Clearly, India had to announce a roadmap for addressing America’s trade-related concerns.
The overall expectations from the Group of Seven’s summit at Biarritz, France, were low due to both fears of disruption by US President Donald Trump, as happened at the last summit in Canada, and differences within the group over trade, climate change, digital tax, Iran and Russia. However, as the rest of the world worried about this dissonance in a small group of key global economies, India focussed on Mr Trump’s meegting “on the sidelines” of the summit with Prime Minister Narendra Modi. The issue of concern was the repeated messaging by Mr Trump that he had been asked to or was ready to “mediate” between India and Pakistan over Kashmir.
The Indian strategy appears to have been to finesse the Kashmir issue in an off-the-record dinner interaction between President Trump and Prime Minister Modi. At their formal meeting the next day the focus remained on two issues that matter to the United States —trade and defence cooperation and deals. The Kashmir issue, as spelt our by Mr Trump, was discussed at great length and the conclusion was that India and Pakistan were to resolve it by themselves. However, President Trump also noted that he was told by Mr Modi that India had the situation “under control”, and that India did “speak with Pakistan”, and thus the two neighbours can “do something that will be very good”. The conclusion that can be drawn from this is not that the US has now outsourced Kashmir handling to the leaders of India and Pakistan, but that for the time being the US will allow India space to restore normality in the Valley and lower tensions with Pakistan. Considering that three weeks into the clampdown there is still little evidence of any meaningful relaxation and Pakistan’s Prime Minister Imran Khan has kept up his anti-India tirade, at best the Indian government has bought some temporary respite from international scrutiny.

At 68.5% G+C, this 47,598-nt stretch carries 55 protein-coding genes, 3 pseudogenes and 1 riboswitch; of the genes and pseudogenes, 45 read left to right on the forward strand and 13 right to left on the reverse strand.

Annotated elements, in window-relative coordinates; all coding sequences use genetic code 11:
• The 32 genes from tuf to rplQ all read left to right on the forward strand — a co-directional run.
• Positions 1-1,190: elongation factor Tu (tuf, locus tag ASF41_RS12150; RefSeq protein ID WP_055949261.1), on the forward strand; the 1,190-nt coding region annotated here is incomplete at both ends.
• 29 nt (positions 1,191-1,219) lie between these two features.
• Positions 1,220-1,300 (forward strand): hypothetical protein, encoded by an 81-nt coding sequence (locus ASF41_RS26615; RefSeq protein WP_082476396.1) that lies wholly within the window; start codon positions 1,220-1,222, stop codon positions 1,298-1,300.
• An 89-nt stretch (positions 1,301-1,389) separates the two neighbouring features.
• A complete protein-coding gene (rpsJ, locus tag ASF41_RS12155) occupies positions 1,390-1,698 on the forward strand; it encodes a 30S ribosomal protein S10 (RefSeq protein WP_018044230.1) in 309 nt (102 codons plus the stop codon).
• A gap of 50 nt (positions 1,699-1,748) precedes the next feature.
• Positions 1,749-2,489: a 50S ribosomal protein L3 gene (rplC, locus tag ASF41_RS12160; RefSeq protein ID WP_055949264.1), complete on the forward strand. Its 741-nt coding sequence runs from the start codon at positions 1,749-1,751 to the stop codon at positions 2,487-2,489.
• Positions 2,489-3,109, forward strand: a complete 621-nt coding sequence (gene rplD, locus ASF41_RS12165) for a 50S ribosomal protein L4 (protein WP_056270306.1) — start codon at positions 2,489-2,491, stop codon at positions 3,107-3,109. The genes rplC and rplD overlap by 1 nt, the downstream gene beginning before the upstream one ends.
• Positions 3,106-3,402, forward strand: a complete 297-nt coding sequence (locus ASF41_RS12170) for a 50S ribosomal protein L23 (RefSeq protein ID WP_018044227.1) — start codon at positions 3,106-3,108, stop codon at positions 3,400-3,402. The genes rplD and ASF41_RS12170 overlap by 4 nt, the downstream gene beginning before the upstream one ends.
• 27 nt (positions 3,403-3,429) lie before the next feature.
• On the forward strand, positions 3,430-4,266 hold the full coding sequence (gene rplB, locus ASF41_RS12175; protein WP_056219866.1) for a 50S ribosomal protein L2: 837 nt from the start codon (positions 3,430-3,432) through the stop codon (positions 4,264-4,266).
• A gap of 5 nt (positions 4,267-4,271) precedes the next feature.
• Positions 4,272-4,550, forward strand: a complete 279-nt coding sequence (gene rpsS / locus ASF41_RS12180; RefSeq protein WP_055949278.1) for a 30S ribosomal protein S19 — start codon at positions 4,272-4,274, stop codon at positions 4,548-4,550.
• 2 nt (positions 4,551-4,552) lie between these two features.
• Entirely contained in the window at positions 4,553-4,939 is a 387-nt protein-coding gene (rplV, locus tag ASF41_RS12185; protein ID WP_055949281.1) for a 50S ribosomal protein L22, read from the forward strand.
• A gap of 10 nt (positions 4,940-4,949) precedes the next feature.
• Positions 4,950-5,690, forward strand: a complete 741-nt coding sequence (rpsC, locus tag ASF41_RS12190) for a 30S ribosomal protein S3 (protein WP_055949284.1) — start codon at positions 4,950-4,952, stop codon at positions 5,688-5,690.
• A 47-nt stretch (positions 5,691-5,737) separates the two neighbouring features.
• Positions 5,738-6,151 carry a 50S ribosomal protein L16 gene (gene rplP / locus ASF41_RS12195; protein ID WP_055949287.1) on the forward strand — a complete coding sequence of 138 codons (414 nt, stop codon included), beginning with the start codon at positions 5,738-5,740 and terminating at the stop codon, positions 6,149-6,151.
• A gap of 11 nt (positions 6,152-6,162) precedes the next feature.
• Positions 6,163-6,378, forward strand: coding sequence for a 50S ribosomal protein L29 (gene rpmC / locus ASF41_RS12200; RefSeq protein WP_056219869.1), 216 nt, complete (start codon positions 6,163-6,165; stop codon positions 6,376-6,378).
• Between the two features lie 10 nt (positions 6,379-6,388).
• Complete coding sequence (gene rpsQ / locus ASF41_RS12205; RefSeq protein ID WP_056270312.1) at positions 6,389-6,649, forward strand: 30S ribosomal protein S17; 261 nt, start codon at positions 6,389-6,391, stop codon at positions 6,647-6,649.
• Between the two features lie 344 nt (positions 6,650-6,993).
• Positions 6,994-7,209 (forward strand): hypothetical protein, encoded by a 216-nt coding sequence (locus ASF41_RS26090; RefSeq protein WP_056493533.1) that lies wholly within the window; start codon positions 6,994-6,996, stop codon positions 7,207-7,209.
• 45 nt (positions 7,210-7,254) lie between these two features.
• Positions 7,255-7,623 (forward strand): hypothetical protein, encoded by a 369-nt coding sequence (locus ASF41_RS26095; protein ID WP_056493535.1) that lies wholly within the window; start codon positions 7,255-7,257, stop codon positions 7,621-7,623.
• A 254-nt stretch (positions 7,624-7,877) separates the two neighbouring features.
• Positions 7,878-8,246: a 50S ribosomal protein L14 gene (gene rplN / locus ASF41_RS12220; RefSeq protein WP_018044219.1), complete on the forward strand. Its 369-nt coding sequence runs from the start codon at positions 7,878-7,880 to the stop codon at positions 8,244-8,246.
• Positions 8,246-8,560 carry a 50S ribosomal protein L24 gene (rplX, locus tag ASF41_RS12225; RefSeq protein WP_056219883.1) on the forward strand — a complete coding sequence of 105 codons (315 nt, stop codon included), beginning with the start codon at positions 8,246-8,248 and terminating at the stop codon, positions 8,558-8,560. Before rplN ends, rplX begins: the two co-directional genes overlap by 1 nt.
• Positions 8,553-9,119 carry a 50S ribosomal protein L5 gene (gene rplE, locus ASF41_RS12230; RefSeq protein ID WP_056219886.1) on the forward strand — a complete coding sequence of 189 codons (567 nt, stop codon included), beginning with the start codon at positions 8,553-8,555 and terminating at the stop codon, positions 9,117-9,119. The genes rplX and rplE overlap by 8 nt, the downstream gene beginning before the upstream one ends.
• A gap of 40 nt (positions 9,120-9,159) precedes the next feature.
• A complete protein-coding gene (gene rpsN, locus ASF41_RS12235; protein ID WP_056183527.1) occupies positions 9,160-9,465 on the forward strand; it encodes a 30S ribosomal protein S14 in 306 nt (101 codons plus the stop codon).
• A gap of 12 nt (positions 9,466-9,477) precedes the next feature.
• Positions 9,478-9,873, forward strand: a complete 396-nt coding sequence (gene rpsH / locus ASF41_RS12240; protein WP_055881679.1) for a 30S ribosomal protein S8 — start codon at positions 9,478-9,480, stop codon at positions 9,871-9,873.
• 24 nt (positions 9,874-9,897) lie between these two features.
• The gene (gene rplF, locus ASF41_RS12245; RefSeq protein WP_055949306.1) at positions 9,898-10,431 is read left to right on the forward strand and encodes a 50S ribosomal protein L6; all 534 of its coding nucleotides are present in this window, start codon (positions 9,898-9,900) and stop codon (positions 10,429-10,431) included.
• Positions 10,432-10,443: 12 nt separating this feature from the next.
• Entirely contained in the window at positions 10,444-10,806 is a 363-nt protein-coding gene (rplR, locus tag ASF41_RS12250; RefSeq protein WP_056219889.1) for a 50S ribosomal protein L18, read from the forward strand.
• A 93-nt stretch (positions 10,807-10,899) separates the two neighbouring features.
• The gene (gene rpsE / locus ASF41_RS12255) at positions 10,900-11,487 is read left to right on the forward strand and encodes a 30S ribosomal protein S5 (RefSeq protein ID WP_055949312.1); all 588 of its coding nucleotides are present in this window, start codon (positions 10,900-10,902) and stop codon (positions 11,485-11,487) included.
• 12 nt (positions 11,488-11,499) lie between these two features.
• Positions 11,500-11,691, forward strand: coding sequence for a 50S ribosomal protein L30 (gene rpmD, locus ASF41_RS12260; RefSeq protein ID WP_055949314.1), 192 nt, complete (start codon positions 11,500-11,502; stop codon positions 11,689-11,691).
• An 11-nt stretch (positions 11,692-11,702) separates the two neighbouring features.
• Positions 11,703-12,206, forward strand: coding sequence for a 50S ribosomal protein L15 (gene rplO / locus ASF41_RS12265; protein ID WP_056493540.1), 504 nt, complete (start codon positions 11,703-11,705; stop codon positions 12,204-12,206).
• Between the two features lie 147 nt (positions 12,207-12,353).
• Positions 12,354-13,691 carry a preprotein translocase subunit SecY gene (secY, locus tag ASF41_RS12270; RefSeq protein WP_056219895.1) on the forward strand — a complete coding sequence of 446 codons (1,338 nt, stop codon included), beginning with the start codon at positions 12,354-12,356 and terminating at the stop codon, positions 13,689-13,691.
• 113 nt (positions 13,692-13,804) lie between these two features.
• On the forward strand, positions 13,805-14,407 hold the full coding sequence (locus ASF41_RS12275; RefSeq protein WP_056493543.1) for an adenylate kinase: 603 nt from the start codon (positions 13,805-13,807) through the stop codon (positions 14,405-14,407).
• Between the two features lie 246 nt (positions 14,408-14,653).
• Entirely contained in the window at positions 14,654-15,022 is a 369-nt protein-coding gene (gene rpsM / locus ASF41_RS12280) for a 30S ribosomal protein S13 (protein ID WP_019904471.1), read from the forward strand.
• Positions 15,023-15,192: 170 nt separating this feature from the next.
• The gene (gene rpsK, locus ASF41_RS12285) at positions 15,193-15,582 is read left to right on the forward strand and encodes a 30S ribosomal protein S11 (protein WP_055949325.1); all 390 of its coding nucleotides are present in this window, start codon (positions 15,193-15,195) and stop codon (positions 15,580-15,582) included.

Clearly, India had to announce a roadmap for addressing America’s trade-related concerns. The announcement that Mr Modi would swing by Houston during his visit to the US next month to attend the UN General Assembly session, to engage top energy honchos for greater oil and LNG imports from the US to balance trade, would have pleased Mr Trump, who volunteered to send top energy officials to join the meeting. It was also announced that Piyush Goyal, the commerce minister, would meet his US counterpart Robert Lighthizer to resolve other major trade-related issues before the next encounter between the two top leaders on the sidelines of the UN General Assembly in September. But India needs to recognise that Mr Trump can blow hot and cold depending on his perception of whether matters are working in his favour or not. When asked in France about his unpredictability on China, condemning them one day and praising President Xi Jinping the next, he simply replied: “That’s the way I negotiate”. Therefore, satisfying him on trade issues appears critical to keeping him from using the “M” word again, as the mediation offer allows him to appease Pakistan and rile India enough to make it urgently rush to address his other demands.